My motorhome was a Class A motorhome which I always referred to as the bus style of motorhome and not the kind that had the truck chassis with the bed above it. Our motorhome had a couch that faced a flat screen TV and a gas fireplace in the living room that led into the kitchen, consisting of an “L” shaped counter as well as a table that seats four people comfortably. Walking through the kitchen, the hallway led to the bathroom on the left and then straight back was the master bedroom.

The bedroom had built in cabinets where a TV was hidden and had plenty of room for clothes. There was even a queen bed in the back bedroom, giving us a lot of room to sleep. Queen beds in RVs weren’t the same size as a queen bed in a house. It is five inches smaller, but it was still nice having it in our motorhome.

If one were to look at the bedroom they would think that it looked like any other bedroom in an RV. However, this bedroom had something that no other bedroom had. In the bottom of the clothes cabinet I had a false bottom built in. When opening the cabinet, you would never know the bottom was false no matter how long you looked at it. With clothes hanging in the closet part of the cabinet and our shoes lining the bottom of the cabinet, there was no way anyone would think there was something unusual about the cabinet.

Even if someone did suspect that it was a false bottom they couldn’t open it. There was no latch and no way to get your fingers underneath to pull it open. That was thanks to a security measure I had built in just to make sure nobody could open it. I had it rigged to the control panel that was located next to the kitchen. On the control panel, right next to where it said, ‘Kitchen Lights’ there was another button labeled ‘Kitchen Lights #2’.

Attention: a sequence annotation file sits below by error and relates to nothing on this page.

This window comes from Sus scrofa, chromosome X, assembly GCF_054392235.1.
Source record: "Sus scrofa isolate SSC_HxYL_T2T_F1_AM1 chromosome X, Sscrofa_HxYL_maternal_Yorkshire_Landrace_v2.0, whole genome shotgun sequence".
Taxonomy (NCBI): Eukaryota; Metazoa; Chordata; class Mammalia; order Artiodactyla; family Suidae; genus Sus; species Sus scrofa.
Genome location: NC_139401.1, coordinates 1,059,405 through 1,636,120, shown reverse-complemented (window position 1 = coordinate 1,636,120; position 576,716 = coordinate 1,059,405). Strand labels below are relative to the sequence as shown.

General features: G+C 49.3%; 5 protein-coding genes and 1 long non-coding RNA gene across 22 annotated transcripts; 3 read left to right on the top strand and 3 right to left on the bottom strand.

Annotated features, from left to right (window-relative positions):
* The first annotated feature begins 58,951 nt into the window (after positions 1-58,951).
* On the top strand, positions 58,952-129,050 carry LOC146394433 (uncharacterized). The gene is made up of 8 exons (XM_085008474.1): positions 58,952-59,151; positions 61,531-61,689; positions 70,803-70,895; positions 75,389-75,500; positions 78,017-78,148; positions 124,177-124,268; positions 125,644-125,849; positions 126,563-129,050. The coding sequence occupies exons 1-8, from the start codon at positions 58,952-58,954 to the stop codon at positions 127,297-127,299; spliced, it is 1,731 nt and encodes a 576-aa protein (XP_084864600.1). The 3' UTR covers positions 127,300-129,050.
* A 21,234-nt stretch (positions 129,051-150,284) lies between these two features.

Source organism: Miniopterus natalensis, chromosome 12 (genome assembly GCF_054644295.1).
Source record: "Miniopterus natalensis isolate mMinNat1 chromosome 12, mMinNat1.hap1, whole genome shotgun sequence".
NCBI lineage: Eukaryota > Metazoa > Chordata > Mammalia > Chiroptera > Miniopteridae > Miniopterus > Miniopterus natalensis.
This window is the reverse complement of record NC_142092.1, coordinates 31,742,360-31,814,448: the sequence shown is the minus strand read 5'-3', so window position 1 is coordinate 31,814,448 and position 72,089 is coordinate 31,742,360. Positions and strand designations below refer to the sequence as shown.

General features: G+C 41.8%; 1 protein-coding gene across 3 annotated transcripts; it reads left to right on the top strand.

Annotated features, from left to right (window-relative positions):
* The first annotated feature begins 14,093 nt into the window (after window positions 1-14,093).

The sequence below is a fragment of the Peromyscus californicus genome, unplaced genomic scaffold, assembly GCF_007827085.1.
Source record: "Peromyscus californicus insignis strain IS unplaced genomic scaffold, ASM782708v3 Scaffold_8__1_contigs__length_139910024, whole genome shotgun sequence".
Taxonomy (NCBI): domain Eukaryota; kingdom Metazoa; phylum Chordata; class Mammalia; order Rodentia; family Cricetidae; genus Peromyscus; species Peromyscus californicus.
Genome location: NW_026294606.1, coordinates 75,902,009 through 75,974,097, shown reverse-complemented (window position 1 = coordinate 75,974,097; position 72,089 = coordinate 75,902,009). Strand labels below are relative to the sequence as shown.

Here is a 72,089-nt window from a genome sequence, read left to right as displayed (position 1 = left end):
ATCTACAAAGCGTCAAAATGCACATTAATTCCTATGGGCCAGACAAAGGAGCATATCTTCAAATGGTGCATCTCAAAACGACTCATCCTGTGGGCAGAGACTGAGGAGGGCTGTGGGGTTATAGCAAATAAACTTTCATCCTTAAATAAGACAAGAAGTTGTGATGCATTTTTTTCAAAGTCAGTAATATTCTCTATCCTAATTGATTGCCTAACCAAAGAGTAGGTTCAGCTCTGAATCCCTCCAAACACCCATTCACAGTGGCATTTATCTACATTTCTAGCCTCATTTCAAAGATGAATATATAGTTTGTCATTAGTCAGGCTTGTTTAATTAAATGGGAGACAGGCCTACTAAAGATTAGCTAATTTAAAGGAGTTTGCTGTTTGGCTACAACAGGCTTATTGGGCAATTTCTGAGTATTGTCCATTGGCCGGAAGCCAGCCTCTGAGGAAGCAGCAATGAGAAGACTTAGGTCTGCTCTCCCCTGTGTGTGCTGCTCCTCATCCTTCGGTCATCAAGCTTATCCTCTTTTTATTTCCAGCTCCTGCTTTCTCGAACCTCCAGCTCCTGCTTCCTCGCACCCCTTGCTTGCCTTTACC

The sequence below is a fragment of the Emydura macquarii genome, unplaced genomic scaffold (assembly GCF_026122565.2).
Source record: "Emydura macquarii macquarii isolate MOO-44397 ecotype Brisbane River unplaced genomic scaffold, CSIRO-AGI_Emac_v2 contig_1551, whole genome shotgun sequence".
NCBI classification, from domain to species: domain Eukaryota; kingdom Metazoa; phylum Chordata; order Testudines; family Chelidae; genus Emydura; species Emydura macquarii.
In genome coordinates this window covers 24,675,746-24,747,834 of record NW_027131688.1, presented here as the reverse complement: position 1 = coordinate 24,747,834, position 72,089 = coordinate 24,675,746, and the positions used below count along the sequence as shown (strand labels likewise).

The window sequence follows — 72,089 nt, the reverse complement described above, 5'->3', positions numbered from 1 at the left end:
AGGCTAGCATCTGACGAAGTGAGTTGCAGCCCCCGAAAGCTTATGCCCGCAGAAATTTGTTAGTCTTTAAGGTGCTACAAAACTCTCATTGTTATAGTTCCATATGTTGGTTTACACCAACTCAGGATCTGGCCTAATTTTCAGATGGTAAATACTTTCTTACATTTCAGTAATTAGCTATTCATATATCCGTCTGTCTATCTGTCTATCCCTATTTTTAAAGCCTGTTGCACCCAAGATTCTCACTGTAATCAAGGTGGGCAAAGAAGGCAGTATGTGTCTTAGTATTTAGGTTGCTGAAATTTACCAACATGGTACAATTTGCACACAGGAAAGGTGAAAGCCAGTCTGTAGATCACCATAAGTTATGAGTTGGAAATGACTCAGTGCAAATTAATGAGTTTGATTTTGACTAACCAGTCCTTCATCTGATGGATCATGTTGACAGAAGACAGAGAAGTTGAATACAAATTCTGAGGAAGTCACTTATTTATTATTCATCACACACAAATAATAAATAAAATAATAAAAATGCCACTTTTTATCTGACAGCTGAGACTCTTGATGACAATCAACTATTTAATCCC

That button had to be turned on before the false bottom could be opened. Once that button was pressed then I could easily open the bottom to the cabinet by applying pressure to it which then popped it open. It was important that I had that secret compartment because that was where all my assassin-related things were located.

“So how did it go today?” Jade asked.

“It went as well as expected,” I answered as I held up a beer bottle.

Nodding her head, indicating she wanted a beer, I reached in the fridge and grabbed another bottle. Twisting the cap off, I handed her the beer then took the cap off and threw it away before taking a big drink from my own beer.

“So, nobody saw you?” Jade asked.

“I don’t think so. I was able to get away and it didn’t appear that anyone noticed me leaving.”

“How do you feel?” Jade asked, probably wondering if I was filled with guilt.

As I mentioned, this was the first assassination so we weren’t sure if it would bother me or not. I had told her it wasn’t that big of a deal and that I would be fine, but I’m sure she worried if that was true or not.

“I feel fine,” I replied.

“Are you sorry you did it?”

“No,” I answered firmly. “From everything we had read, it appeared he was an extremely dangerous man that had a hand in a lot of killings, not to mention all the drugs he supplied to people. I’m sure several of those drugs made it into a lot of kids’ hands. I’m glad we took him off the streets.”

“I’m glad you feel that way.”

“How about you?” I asked. “Do you feel bad about what we did?”

“Not at all,” Jade replied. “All I did was go for a run then take a nap. I don’t feel guilty at all.”

We laughed at her joke then I took a drink of my beer, savoring the taste. After wiping off my lips with my sleeve, I set the bottle down on the table and grabbed my backpack. Turning the switch on for the false bottom, I walked over to the cabinet and swung open the doors. Bending down, I took my shoes out of the cabinet and placed them on the floor next to me.

Next, I pressed down on the front of the false bottom and held it for five seconds until a click sounded. Once I heard the click, I was able to open the bottom up. Inside were some passports, driver’s licenses, money, handguns and other items that I didn’t want anyone to find.